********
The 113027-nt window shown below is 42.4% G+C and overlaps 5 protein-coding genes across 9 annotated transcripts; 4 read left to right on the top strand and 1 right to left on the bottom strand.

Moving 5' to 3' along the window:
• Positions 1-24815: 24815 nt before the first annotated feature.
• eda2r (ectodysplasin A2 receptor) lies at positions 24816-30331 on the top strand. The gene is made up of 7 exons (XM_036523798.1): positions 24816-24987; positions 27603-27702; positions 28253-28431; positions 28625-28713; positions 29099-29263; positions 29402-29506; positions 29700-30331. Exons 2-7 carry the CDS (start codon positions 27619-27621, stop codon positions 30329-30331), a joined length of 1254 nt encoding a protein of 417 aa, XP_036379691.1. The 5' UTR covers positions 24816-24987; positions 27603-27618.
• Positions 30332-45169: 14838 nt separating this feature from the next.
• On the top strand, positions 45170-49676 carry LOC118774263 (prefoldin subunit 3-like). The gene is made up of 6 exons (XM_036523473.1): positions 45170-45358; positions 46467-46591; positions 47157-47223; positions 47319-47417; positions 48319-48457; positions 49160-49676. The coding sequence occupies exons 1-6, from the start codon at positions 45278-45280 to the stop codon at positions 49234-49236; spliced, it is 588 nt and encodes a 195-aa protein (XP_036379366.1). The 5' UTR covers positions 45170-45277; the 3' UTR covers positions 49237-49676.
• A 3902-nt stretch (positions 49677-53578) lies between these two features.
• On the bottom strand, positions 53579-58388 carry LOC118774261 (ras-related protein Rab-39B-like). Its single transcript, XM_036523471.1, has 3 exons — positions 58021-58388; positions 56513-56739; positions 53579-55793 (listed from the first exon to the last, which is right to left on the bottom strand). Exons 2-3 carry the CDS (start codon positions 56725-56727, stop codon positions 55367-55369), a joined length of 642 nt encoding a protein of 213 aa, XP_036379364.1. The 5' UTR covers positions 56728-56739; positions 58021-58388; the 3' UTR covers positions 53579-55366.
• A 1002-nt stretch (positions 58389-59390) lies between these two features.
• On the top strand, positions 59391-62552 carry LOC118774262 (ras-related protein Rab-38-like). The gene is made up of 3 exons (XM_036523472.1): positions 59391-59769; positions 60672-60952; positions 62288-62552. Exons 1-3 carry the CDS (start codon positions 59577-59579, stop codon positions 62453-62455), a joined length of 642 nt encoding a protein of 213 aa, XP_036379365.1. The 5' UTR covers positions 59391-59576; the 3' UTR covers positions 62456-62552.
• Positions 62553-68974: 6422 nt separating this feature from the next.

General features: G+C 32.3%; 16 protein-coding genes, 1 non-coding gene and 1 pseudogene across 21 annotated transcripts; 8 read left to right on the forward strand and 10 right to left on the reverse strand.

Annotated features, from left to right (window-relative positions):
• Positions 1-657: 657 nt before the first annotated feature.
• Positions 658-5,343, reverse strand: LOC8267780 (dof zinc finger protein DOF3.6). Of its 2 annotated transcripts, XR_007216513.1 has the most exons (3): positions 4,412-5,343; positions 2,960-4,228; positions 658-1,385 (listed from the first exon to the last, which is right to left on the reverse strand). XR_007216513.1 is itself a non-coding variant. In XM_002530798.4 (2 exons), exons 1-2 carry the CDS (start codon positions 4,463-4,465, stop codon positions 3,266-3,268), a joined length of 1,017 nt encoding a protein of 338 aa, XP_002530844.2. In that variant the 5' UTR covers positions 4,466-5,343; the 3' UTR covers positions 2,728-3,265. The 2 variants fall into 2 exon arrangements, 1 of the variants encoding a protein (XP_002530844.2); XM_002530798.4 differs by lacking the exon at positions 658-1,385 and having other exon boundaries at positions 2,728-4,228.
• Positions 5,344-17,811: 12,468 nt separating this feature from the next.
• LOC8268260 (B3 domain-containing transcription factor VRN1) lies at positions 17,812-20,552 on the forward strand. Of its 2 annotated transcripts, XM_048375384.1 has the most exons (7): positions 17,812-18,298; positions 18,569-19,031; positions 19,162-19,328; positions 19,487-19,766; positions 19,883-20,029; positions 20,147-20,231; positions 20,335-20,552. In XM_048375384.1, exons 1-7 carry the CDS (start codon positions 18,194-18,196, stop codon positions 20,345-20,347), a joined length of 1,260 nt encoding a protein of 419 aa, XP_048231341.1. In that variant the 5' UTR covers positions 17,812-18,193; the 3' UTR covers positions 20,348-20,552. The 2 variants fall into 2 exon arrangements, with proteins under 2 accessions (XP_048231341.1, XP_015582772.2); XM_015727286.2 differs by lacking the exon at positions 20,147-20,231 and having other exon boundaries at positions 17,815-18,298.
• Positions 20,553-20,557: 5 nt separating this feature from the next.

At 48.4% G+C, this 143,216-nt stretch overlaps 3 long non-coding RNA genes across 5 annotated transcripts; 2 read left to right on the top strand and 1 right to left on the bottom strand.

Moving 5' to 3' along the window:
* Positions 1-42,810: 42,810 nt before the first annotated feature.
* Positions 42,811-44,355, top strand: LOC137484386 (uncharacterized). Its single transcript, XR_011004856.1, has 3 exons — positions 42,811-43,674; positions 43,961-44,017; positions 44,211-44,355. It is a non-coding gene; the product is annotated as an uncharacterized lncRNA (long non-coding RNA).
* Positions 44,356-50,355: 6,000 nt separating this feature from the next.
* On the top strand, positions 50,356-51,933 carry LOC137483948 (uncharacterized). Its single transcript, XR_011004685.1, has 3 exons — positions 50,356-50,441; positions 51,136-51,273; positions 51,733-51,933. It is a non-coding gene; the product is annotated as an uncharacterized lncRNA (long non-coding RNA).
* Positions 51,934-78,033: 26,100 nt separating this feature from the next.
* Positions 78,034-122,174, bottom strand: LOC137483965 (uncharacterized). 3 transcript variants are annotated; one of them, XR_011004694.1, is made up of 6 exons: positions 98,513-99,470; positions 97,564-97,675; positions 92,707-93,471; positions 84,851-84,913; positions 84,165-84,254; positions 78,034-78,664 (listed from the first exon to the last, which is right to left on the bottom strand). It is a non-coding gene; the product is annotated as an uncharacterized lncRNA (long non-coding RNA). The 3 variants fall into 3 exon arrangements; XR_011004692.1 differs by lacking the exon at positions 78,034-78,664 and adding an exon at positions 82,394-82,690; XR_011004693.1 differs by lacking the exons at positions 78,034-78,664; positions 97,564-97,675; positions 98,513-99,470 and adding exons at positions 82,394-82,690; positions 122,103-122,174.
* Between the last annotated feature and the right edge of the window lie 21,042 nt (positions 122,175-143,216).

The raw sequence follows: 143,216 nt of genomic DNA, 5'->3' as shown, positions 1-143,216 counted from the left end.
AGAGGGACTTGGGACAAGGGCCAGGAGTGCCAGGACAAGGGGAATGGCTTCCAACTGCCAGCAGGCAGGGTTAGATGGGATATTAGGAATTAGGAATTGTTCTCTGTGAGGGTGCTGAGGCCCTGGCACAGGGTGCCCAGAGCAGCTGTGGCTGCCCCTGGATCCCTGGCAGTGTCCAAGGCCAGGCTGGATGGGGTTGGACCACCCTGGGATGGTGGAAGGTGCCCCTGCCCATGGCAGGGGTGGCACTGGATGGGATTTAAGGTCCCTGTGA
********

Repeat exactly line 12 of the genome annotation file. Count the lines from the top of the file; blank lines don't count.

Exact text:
General features: G+C 32.3%; 16 protein-coding genes, 1 non-coding gene and 1 pseudogene across 21 annotated transcripts; 8 read left to right on the forward strand and 10 right to left on the reverse strand.